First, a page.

Sonia Singla

An Introduction to Clojure, features, and usability

April 14, 2020 • ☕️ 3 min read

Clojure is a general-purpose, dynamic, compiled, and predominantly functional programming language from the Lisp family tree. It is completely dynamic, every feature supported by Clojure is supported during runtime.

Clojure is designed based on LISP programming language and has compilers that make it run on both Java and .Net runtime environment. LISP is the second-oldest high-level programming language after Fortran. Some features make LISP really likable:

  • almost no syntax
  • machine-independent
  • macro-facility

For Ex: Perform mathematical expression (4+2) in LISP :

>> USER(1) (+ 4 2)

Clojure Features:

1. Dynamic Development: Clojure is a dynamic programming language. Values have a type and their types are determined at run time. The type doesn’t have to be explicitly specified.

While writing a function, we don’t have to specify the types of the function arguments. For example, Consider an expression that defines a function named add-num which receives three numeric arguments and returns their sum:

(defn add-num [a b c]
(+ a b c)) ;; a, b and c are the three arguments

(add-num 2 5 6) ;; returns 13

Clojure program is not something that you can compile and run, but something with which you can interact.

2. Functional Programming: Clojure is a functional programming language. It provides functions as first-class objects, uses immutable data structures, and also, emphasizes on recursive iteration.

Since Clojure is functional the code is robust, we can control functions with the same freedom as we control data.

(defn rec-add-fn? [x]
  (let [y x]
    (fn [z] (+ y z))))
(def add2 (rec-add-fn? 2))
(add2 4)
-> 6

3. Hosted on JVM: Clojure is often called “functional LISP for the JVM” . It’s a dialect of LISP for the JVM which allows Clojure to support following features:

  1. Powerful macro-system
  2. shares with Lisp the code-as-data philosophy
  3. REPL environment that integrates with IDEs (Integrated development environments)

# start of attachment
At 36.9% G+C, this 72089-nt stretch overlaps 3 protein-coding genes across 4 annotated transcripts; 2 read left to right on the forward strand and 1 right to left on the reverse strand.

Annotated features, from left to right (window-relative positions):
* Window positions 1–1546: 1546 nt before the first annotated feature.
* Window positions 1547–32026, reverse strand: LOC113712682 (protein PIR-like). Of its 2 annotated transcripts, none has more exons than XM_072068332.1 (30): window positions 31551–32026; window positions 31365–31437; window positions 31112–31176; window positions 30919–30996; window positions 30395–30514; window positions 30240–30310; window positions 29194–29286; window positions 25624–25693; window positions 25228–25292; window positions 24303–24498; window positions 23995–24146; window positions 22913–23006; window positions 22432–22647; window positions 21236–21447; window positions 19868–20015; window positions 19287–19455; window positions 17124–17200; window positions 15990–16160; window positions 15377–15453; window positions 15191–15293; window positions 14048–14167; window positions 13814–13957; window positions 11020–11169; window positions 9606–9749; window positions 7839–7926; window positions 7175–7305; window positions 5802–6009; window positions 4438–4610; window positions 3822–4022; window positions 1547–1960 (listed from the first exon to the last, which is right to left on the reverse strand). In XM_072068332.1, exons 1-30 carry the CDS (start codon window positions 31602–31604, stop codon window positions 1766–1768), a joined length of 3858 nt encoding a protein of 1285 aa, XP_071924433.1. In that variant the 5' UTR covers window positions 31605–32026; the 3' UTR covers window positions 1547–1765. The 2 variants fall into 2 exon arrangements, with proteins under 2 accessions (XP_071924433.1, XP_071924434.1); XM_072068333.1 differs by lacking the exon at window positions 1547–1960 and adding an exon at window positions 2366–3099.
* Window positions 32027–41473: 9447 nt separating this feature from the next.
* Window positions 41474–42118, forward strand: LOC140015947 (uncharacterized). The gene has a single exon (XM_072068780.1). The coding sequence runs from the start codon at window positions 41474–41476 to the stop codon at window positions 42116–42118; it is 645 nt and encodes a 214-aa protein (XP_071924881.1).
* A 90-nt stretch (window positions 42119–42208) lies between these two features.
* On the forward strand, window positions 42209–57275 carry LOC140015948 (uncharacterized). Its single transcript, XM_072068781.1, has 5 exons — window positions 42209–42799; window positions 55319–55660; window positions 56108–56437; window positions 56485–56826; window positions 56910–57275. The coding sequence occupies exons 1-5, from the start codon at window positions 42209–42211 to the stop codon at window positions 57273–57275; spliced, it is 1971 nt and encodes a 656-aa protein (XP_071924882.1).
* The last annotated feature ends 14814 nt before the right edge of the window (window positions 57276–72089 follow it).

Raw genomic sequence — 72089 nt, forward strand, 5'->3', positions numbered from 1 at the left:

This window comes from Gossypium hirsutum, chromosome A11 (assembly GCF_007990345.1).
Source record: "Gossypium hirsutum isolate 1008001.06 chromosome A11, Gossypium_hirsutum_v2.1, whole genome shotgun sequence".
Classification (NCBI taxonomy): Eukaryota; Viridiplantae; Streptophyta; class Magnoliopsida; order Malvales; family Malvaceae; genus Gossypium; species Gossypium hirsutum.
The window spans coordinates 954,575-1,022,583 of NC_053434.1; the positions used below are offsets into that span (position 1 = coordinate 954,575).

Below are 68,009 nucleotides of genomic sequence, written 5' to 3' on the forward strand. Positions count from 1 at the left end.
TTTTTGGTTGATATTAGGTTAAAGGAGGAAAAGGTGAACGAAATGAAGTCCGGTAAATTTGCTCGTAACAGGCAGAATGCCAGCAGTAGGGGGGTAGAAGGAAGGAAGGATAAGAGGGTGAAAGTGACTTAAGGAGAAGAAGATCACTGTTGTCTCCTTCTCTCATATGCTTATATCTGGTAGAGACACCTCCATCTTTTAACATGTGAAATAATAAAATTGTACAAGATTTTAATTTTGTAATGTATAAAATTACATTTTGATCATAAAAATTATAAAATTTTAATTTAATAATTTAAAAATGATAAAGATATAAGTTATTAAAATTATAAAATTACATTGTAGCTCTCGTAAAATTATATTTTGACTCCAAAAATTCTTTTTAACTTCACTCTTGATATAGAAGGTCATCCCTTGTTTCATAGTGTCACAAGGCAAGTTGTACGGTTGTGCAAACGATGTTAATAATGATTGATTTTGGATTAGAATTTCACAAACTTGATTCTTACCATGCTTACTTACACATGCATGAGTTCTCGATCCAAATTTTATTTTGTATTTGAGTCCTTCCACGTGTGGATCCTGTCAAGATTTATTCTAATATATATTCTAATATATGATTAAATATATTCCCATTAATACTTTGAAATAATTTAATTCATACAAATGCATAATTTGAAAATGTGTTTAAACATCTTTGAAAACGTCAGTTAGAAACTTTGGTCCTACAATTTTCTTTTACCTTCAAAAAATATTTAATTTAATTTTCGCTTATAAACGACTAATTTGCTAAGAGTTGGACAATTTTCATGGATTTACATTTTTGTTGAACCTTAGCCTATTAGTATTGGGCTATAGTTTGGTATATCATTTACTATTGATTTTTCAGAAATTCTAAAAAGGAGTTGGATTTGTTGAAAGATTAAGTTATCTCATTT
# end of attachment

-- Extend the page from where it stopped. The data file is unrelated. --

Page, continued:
4. Runtime Polymorphism: The systems which support runtime polymorphism are easier to change, extend and are able to handle different data-types with a uniform interface. Polymorphism isn’t just for object-oriented programming (OOP) languages. Clojure supports polymorphism in different ways :

  1. Proxy: It supports the generation of implementations of Java Interfaces in Clojure.
  2. Multimethods: Clojure supports sophisticated runtime polymorphism through a multimethod system that supports dispatching on types, values, attributes and metadata of, and relationships between, one or more arguments.
  3. Protocols: These are a group of functions that have different implementations for different data types.

5. Concurrent Programming: Concurrency is the ability to deal with multiple tasks at once, such as leveraging the power of multicore CPUs. Immutable data structures can easily be shared across multiple threads. Clojure widely supports concurrency.

What is Clojure useful for?

Clojure has support frameworks, tools, and a lot of language constructs like closures, functional programming, etc. Clojure is widely used to solve various real world problems such as:

  1. Building websites
  2. Shell Scripts
  3. Scraping web pages
  4. Data Mining
  5. Writing async web servers
  6. Running parallel tasks (fetching multiple URLs and process in parallel)

Apart from this, we can build systems from the ground up in Clojure without ever touching Java code directly. For more detail in depth, read this documentation.

I hope you find Clojure’s combination of facilities elegant, powerful, practical and fun to use.

Hi 👋🏻, My name is Sonia, 20 yo, studying Information Technology from Panjab University, India. I am passionate about developer tooling and developer communities. Currently, working with Embark Studios on a new platform for gamemaking. I was the CNCF 2020 Intern at Thanos, and spent the winter of 2019 working with web-compatibility team of Mozilla as an Outreachy Intern. I also love to travel, teach, and speak about open source 👩🏻‍💻